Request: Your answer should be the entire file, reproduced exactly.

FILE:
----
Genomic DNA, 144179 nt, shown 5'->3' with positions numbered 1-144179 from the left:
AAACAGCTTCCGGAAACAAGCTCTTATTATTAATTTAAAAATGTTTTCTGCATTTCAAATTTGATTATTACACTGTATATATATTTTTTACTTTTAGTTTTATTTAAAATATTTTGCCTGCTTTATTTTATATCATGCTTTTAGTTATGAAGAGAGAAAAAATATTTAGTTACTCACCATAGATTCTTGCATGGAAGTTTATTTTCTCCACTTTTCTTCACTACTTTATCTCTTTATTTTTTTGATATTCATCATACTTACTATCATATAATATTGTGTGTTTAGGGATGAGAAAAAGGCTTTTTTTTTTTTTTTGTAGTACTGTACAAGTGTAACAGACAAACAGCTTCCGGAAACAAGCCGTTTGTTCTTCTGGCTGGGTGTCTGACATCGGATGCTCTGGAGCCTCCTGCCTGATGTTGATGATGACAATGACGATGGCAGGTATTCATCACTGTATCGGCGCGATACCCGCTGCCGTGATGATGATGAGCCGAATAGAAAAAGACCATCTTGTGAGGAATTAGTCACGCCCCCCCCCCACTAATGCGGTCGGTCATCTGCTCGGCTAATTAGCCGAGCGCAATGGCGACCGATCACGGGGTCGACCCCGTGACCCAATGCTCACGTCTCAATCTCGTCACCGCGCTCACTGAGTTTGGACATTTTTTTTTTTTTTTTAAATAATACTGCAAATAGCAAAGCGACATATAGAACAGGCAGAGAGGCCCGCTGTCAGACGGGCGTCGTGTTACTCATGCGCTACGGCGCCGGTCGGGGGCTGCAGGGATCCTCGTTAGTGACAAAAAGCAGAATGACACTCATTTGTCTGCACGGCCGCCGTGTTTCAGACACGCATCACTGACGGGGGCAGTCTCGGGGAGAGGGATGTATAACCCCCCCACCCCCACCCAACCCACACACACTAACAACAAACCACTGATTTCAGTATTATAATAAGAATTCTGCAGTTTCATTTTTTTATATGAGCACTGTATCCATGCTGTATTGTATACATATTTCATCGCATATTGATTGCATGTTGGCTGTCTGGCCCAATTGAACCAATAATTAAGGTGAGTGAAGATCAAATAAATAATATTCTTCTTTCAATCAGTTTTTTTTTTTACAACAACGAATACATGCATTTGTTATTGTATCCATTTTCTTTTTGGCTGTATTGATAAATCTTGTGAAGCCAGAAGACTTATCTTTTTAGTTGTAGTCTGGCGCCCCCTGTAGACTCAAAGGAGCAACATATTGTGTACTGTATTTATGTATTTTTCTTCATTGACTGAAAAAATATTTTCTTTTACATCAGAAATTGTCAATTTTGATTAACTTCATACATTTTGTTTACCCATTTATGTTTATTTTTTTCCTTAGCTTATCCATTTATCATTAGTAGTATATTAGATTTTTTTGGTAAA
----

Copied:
Genomic DNA, 144179 nt, shown 5'->3' with positions numbered 1-144179 from the left:
AAACAGCTTCCGGAAACAAGCTCTTATTATTAATTTAAAAATGTTTTCTGCATTTCAAATTTGATTATTACACTGTATATATATTTTTTACTTTTAGTTTTATTTAAAATATTTTGCCTGCTTTATTTTATATCATGCTTTTAGTTATGAAGAGAGAAAAAATATTTAGTTACTCACCATAGATTCTTGCATGGAAGTTTATTTTCTCCACTTTTCTTCACTACTTTATCTCTTTATTTTTTTGATATTCATCATACTTACTATCATATAATATTGTGTGTTTAGGGATGAGAAAAAGGCTTTTTTTTTTTTTTTGTAGTACTGTACAAGTGTAACAGACAAACAGCTTCCGGAAACAAGCCGTTTGTTCTTCTGGCTGGGTGTCTGACATCGGATGCTCTGGAGCCTCCTGCCTGATGTTGATGATGACAATGACGATGGCAGGTATTCATCACTGTATCGGCGCGATACCCGCTGCCGTGATGATGATGAGCCGAATAGAAAAAGACCATCTTGTGAGGAATTAGTCACGCCCCCCCCCCACTAATGCGGTCGGTCATCTGCTCGGCTAATTAGCCGAGCGCAATGGCGACCGATCACGGGGTCGACCCCGTGACCCAATGCTCACGTCTCAATCTCGTCACCGCGCTCACTGAGTTTGGACATTTTTTTTTTTTTTTTAAATAATACTGCAAATAGCAAAGCGACATATAGAACAGGCAGAGAGGCCCGCTGTCAGACGGGCGTCGTGTTACTCATGCGCTACGGCGCCGGTCGGGGGCTGCAGGGATCCTCGTTAGTGACAAAAAGCAGAATGACACTCATTTGTCTGCACGGCCGCCGTGTTTCAGACACGCATCACTGACGGGGGCAGTCTCGGGGAGAGGGATGTATAACCCCCCCACCCCCACCCAACCCACACACACTAACAACAAACCACTGATTTCAGTATTATAATAAGAATTCTGCAGTTTCATTTTTTTATATGAGCACTGTATCCATGCTGTATTGTATACATATTTCATCGCATATTGATTGCATGTTGGCTGTCTGGCCCAATTGAACCAATAATTAAGGTGAGTGAAGATCAAATAAATAATATTCTTCTTTCAATCAGTTTTTTTTTTTACAACAACGAATACATGCATTTGTTATTGTATCCATTTTCTTTTTGGCTGTATTGATAAATCTTGTGAAGCCAGAAGACTTATCTTTTTAGTTGTAGTCTGGCGCCCCCTGTAGACTCAAAGGAGCAACATATTGTGTACTGTATTTATGTATTTTTCTTCATTGACTGAAAAAATATTTTCTTTTACATCAGAAATTGTCAATTTTGATTAACTTCATACATTTTGTTTACCCATTTATGTTTATTTTTTTCCTTAGCTTATCCATTTATCATTAGTAGTATATTAGATTTTTTTGGTAAA